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Sun Belt Conference pushes back start of fall sports to Sept. 3

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Coastal Soccer

The Sun Belt Conference decided on Thursday, July 23 to push back the start date of its fall sports season to Sept. 3. Coastal Carolina University Athletics/Provided

In light of the COVID-19 pandemic, the Sun Belt Conference decided Thursday to push back the start date of its fall sports regular season to Sept. 3.

This decision did not impact football, but it changed the potential start dates of women’s soccer (Aug. 20), men’s soccer (Aug. 27), volleyball (Aug. 28) and cross country (Sept. 1).

“Now, it’s consistent across the board,” Coastal Carolina University Athletic Director Matt Hogue said. “Before, we had staggered beginning dates.”

Those dates were the earliest each respective sport could have started according to NCAA by-laws.

“It varies from sport to sport,” Hogue said. “It’s not based on conference. Every Div. I school follows the same by-laws. It’s consistent for all schools.”

The Sun Belt’s football season is still set to begin on Sept. 5, with Coastal Carolina scheduled to play at South Carolina.

Hogue said the decision to push back the start of the Sun Belt fall sports season was unanimous.

“In regards to the pandemic, it was a consensus decision among membership schools,” he said. “We decided earlier in the week and then had it ratified by the presidents of member schools.”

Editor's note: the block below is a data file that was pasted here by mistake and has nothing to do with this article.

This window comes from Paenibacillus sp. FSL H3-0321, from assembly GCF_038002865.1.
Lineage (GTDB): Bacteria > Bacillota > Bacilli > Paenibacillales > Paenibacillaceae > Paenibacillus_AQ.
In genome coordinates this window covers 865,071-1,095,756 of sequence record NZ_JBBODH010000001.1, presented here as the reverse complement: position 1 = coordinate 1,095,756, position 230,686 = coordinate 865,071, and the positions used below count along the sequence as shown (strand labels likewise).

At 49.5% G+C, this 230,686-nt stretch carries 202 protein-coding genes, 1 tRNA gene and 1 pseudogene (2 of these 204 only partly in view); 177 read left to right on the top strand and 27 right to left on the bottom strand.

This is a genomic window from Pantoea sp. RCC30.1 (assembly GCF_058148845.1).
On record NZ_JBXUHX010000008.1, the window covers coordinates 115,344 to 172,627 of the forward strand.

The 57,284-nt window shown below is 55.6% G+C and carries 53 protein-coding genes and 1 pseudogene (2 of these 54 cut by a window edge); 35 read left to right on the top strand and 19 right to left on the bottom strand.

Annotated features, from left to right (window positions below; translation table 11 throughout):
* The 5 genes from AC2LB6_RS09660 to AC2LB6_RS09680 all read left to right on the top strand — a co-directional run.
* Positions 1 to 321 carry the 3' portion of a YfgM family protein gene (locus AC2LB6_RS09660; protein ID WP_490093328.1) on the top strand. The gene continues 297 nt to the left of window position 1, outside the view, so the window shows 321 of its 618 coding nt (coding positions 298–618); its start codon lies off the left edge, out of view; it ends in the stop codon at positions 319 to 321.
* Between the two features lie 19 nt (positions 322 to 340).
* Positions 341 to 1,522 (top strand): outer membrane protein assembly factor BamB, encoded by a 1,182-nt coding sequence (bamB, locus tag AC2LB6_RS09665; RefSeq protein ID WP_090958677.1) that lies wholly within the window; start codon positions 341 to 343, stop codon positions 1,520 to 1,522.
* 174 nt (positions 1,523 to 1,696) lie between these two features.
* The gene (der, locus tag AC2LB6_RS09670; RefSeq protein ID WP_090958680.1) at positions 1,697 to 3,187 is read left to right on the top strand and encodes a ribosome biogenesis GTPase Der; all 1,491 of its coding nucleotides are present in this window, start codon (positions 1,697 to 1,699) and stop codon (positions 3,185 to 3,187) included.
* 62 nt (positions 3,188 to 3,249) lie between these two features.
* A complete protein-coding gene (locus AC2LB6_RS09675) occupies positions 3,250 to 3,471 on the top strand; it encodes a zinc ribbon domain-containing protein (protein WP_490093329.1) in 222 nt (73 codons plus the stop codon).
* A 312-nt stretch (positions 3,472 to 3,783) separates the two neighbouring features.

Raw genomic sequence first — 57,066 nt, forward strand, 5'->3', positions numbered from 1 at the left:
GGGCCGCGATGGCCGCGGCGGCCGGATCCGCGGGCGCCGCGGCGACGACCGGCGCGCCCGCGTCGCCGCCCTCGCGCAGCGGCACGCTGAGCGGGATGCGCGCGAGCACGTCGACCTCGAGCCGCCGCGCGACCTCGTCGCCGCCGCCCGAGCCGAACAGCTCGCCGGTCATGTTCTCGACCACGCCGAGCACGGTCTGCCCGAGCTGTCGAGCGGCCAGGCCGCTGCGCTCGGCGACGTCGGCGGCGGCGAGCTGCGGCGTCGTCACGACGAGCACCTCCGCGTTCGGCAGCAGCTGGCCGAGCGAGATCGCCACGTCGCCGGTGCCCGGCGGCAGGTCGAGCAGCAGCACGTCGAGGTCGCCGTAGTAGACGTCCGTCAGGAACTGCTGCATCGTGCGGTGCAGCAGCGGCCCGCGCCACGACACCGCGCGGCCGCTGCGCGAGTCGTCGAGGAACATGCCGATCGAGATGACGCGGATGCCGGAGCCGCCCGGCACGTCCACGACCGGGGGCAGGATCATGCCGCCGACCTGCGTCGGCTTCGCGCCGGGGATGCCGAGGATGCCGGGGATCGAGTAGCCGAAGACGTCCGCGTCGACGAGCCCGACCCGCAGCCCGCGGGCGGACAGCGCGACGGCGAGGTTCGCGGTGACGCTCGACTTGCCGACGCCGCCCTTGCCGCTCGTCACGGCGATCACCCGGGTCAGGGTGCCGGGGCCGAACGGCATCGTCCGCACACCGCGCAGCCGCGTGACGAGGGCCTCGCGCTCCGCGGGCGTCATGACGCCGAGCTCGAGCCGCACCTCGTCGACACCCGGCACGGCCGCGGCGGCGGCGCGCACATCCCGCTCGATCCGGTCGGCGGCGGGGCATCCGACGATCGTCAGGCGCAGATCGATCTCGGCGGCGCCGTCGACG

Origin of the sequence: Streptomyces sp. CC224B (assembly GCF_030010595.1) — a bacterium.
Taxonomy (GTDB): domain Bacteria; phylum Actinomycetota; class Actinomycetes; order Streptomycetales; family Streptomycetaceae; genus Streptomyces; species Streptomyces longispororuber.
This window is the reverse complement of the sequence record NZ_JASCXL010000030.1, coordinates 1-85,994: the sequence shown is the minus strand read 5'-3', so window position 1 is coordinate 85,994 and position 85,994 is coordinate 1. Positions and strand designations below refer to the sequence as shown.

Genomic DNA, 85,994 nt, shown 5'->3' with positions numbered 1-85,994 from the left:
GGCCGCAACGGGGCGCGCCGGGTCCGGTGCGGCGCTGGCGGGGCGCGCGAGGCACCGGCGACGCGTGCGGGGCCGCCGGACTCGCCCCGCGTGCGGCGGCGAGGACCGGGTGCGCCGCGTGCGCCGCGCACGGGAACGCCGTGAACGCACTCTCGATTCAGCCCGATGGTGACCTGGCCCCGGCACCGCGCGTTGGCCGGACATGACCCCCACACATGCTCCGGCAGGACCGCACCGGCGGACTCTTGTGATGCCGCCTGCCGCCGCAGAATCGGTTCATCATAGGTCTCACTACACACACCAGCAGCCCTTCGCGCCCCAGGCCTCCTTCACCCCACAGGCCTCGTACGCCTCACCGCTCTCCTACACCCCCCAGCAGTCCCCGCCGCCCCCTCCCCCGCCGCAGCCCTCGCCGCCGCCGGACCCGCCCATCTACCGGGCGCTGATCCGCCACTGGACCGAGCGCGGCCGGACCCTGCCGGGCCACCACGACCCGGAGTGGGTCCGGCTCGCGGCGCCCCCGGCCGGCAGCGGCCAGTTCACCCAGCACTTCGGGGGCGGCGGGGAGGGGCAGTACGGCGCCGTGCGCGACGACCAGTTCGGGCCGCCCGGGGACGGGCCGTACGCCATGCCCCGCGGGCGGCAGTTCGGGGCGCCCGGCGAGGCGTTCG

Hogue believes this newfound time to prepare for the season will be beneficial for fall sports teams.

“It allows more time to get acclimated,” he said. “Everyone’s typical schedules are disjointed and abnormal. Being able to allow more time for athletes to be reintegrated on campus gives them an opportunity to prepare.”

Hogue also said that some of Coastal Carolina’s fall sports program have lost contests because other conferences have pushed back their start dates, now working to reschedule these games. None of the Chanticleers’ fall sports schedules have been released yet besides football.

The Sun Belt and Coastal Carolina will continue to make adjustments based on the virus.

“We’re monitoring the climate, having formal discussions and comparing where things stand,” Hogue said. “We will manage things day to day and follow the best guidance from public health officials. It’s difficult, but it’s not prudent to get too far ahead of ourselves. It could change in 24 hours, five days or two weeks. The league’s done a good job.”

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